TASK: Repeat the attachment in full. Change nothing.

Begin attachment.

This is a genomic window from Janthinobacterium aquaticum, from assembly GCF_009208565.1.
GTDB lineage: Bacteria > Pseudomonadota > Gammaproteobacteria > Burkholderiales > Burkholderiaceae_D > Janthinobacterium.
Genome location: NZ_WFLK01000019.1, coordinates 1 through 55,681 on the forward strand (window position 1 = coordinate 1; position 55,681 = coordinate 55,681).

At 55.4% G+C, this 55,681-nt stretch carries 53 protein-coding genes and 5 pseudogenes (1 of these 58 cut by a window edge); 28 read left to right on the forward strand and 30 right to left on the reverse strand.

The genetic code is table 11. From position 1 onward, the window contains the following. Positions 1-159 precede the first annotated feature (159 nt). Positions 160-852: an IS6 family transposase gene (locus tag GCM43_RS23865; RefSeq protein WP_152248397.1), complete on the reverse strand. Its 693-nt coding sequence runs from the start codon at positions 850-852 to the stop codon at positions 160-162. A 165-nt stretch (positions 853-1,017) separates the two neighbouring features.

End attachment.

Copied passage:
This is a genomic window from Janthinobacterium aquaticum, from assembly GCF_009208565.1.
GTDB lineage: Bacteria > Pseudomonadota > Gammaproteobacteria > Burkholderiales > Burkholderiaceae_D > Janthinobacterium.
Genome location: NZ_WFLK01000019.1, coordinates 1 through 55,681 on the forward strand (window position 1 = coordinate 1; position 55,681 = coordinate 55,681).

At 55.4% G+C, this 55,681-nt stretch carries 53 protein-coding genes and 5 pseudogenes (1 of these 58 cut by a window edge); 28 read left to right on the forward strand and 30 right to left on the reverse strand.

The genetic code is table 11. From position 1 onward, the window contains the following. Positions 1-159 precede the first annotated feature (159 nt). Positions 160-852: an IS6 family transposase gene (locus tag GCM43_RS23865; RefSeq protein WP_152248397.1), complete on the reverse strand. Its 693-nt coding sequence runs from the start codon at positions 850-852 to the stop codon at positions 160-162. A 165-nt stretch (positions 853-1,017) separates the two neighbouring features.